Little Falls Catholic Community Newsletter — November 2021

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Little Falls

Catholic Community

Meet Diaconate candidate

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Robert Walquist:

Seeking God’s Will Every Step of the Way

s Robert Walquist to show me how He wants me to surrendered his heart and serve the Church.” soul to the Catholic Church — Opening his heart generously his newfound spiritual mother to these promptings, Robert on earth — when he received his entered into diaconate First Sacraments, he also began formation in 2015 and has been to desire to give his entire life to working through the process her mission in a powerful way. ever since. Due to his full-time “I was not raised Catholic, work as a Major in the Army but became Catholic in 1998,” National Guard, he has had to he says. “From that point on, take a few breaks along the way, I became very interested in extending his formation timeline deacons and what they did. I a bit. He is currently working in Robert Walquist and his learned more about it and had Washington, D.C. wife, Colleen some friends who were deacons. “As an important part of the I spent a lot of time in prayer, asking God diaconate program of the Diocese of St. Cloud, what He wanted to do with the desires I had. I we are asked to earn a Masters of Arts in always felt a push in the direction toward the Ministry degree at St. John’s University,” he diaconate, and the more I prayed, the more the says. “I have been steadily working on it and I push just became stronger and stronger. I just am close to being done.” kept praying for God’s direction, and asked Him Throughout his formation, Robert has been continued on back cover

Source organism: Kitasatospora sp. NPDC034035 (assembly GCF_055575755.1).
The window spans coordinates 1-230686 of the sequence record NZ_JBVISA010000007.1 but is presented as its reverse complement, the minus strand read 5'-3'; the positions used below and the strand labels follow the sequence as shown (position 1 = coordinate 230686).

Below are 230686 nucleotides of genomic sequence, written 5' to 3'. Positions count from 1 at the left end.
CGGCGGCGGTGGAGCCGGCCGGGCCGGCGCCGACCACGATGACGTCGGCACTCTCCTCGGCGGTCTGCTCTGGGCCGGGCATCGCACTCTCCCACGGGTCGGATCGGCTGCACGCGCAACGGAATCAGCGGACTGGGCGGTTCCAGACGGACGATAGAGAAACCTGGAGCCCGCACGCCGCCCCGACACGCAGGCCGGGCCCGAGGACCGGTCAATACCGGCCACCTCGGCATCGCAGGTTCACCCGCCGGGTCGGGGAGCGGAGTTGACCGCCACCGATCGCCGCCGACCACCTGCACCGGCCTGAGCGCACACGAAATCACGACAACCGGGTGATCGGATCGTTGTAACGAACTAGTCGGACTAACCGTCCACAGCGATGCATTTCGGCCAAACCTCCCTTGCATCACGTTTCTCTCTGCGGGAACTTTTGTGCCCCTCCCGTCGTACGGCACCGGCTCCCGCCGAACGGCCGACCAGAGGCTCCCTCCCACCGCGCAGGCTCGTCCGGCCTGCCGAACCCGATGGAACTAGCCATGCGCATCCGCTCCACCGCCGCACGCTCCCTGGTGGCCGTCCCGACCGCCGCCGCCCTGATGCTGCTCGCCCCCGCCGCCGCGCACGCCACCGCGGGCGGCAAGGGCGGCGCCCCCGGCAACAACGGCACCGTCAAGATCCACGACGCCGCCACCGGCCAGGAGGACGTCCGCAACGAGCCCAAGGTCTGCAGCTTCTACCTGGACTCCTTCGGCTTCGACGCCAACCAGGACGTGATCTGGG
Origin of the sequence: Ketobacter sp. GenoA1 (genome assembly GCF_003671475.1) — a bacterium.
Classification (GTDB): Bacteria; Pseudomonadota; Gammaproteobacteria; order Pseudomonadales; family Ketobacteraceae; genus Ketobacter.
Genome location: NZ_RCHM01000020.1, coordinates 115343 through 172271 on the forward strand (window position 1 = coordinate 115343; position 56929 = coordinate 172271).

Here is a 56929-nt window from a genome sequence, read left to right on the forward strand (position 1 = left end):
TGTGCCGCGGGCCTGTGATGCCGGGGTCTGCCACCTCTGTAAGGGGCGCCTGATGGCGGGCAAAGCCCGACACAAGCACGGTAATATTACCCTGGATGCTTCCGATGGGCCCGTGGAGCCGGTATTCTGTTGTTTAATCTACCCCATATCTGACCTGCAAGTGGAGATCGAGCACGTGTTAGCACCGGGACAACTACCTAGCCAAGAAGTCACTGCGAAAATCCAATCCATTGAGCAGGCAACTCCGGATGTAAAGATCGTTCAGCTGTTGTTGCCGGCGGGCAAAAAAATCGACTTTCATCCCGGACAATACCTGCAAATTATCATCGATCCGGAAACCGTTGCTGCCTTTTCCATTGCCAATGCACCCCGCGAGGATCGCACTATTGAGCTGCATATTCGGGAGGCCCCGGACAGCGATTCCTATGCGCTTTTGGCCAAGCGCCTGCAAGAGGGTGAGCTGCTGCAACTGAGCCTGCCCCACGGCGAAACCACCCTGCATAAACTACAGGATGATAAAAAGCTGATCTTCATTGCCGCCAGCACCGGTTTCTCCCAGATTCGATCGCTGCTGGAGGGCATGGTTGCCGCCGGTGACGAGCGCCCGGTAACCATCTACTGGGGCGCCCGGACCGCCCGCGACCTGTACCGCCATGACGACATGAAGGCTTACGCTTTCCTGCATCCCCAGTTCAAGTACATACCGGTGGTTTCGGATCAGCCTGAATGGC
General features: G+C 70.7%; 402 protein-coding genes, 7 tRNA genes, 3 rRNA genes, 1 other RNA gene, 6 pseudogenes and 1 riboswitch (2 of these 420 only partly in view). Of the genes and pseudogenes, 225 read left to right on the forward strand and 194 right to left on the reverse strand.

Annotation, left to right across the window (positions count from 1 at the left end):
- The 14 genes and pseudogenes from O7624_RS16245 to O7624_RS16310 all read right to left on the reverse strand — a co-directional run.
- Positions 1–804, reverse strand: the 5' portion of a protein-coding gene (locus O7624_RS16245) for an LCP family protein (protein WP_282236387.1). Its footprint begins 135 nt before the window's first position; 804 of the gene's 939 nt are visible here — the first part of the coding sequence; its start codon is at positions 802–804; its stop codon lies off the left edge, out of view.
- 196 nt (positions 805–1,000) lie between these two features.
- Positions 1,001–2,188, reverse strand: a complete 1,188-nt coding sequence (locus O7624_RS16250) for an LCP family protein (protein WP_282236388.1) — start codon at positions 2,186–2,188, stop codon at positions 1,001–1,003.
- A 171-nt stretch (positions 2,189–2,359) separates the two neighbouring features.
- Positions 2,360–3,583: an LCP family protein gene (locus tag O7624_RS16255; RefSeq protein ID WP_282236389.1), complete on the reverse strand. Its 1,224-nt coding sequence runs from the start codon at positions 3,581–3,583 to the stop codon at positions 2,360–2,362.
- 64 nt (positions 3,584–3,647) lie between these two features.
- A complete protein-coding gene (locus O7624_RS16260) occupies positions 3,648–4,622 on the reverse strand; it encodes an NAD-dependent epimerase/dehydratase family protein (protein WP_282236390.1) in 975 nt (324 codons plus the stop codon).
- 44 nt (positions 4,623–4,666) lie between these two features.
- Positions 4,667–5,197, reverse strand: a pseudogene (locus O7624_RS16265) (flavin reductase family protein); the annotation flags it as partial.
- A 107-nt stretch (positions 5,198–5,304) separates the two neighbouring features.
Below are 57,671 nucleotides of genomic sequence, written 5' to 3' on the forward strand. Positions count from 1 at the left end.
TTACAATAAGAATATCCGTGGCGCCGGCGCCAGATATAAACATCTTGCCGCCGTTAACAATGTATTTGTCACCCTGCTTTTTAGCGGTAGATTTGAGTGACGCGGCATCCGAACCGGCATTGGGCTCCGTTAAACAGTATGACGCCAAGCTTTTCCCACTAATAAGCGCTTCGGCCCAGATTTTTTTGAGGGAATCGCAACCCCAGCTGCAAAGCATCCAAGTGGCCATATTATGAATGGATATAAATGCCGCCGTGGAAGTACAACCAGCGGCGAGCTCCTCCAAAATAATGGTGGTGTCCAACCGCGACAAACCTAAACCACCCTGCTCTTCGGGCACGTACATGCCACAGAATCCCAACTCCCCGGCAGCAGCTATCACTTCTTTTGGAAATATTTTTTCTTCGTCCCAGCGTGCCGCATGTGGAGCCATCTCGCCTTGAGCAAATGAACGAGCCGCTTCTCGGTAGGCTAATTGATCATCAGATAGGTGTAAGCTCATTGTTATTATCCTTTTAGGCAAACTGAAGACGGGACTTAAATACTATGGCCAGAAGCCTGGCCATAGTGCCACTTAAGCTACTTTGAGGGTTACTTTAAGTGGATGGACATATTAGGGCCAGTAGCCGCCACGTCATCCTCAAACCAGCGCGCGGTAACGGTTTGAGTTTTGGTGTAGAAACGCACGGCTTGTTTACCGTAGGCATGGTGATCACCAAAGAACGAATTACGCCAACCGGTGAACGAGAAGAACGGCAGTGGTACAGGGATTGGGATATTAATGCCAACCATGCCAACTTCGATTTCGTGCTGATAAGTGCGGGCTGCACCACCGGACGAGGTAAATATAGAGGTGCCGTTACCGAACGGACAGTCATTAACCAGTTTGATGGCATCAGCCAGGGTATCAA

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St. Mary’s • Our Lady Of Lourdes • Holy Family

St. Rose Philippine Duchesne: “The Woman Who Always Prays” On Nov. 18, we celebrate the feast day of St. Rose Philippine Duchesne. During her long life of service, she confronted many hardships, and played an important role in bringing the Catholic faith to the new American frontier. Her endless devotion to prayer and lifelong desire to help those in need provides us with a beautiful example of stewardship and faith in the face of great adversity.